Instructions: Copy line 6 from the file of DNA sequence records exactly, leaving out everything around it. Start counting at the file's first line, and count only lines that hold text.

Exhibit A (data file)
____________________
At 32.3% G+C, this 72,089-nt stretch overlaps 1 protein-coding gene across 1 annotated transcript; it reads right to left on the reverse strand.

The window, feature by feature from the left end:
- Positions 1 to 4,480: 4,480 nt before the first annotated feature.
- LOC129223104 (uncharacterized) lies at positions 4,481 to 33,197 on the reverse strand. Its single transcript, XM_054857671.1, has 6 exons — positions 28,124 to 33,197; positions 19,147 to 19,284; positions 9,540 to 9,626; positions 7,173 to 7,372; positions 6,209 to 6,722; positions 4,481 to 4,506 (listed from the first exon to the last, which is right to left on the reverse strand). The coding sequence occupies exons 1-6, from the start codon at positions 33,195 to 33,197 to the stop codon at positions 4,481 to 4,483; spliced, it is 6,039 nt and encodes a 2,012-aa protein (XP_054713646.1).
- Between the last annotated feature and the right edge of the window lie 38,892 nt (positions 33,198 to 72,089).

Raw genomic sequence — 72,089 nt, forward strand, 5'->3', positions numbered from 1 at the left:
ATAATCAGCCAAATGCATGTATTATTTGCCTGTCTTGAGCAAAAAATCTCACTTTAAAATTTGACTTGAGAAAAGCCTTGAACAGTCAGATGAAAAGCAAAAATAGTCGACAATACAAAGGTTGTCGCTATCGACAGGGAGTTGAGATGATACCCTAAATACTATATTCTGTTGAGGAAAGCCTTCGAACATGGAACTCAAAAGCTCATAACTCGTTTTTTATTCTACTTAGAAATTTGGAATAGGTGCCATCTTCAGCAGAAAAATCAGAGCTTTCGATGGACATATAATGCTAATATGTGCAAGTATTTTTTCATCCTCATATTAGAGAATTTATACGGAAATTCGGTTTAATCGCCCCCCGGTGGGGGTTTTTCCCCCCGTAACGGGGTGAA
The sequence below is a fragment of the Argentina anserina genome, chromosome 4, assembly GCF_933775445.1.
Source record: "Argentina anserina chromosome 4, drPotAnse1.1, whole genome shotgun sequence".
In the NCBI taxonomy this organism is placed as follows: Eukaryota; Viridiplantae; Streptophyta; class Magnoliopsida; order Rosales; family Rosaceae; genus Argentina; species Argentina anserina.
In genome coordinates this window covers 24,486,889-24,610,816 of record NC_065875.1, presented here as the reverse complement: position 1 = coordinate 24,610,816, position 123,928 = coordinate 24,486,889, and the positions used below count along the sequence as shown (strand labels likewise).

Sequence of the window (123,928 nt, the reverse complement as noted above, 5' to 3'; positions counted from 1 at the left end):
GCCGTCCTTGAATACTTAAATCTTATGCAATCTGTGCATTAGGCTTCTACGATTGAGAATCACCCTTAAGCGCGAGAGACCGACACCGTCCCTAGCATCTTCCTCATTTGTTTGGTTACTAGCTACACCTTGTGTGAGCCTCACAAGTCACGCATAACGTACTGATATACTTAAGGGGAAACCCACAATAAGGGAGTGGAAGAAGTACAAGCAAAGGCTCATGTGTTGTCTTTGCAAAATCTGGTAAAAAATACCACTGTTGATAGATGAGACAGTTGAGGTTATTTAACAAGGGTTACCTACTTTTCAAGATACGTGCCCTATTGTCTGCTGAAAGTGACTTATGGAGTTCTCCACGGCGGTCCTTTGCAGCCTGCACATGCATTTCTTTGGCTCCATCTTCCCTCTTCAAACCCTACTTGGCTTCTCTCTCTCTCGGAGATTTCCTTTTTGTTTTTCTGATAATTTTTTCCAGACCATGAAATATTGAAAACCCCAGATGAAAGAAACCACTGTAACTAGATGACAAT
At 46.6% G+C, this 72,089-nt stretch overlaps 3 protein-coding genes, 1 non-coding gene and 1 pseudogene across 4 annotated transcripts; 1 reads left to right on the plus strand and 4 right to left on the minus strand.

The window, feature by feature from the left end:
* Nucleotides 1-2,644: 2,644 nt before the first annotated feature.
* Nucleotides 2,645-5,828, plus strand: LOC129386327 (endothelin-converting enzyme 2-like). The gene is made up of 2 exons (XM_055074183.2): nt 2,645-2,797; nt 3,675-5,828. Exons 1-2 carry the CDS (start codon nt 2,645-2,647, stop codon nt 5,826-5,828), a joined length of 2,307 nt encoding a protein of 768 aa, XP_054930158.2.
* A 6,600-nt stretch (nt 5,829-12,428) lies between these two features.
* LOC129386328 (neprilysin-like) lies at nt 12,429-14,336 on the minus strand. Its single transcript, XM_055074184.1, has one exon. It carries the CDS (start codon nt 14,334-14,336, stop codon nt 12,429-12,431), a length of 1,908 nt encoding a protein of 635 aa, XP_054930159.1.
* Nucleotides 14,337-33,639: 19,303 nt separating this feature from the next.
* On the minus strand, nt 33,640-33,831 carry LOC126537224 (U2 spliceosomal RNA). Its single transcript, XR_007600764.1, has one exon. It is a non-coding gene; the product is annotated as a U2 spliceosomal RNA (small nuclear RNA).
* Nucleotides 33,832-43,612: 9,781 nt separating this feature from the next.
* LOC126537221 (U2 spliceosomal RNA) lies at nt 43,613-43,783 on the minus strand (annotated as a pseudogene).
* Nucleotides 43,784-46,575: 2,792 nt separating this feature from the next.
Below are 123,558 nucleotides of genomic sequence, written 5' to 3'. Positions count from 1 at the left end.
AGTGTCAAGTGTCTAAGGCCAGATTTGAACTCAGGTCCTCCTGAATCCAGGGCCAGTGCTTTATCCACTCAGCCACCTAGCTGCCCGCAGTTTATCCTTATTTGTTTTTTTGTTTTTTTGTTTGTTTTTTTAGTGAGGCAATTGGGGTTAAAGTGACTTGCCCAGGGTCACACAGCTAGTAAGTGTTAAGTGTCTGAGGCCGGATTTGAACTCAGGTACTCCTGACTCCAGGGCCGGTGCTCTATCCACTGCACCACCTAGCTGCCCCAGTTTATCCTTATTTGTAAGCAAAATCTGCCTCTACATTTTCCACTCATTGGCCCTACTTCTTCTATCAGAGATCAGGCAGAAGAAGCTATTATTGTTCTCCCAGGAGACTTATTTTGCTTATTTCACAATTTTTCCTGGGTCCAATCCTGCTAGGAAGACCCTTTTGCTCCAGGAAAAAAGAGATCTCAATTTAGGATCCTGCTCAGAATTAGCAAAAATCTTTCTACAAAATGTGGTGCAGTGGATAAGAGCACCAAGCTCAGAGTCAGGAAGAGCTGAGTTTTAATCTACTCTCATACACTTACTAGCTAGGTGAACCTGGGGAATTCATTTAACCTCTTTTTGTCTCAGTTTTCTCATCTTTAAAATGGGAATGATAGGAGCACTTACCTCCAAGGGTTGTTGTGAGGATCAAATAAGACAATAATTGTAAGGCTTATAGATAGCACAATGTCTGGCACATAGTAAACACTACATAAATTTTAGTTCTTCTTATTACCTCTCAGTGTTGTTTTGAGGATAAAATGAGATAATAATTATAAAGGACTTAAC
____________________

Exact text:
Raw genomic sequence — 72,089 nt, forward strand, 5'->3', positions numbered from 1 at the left: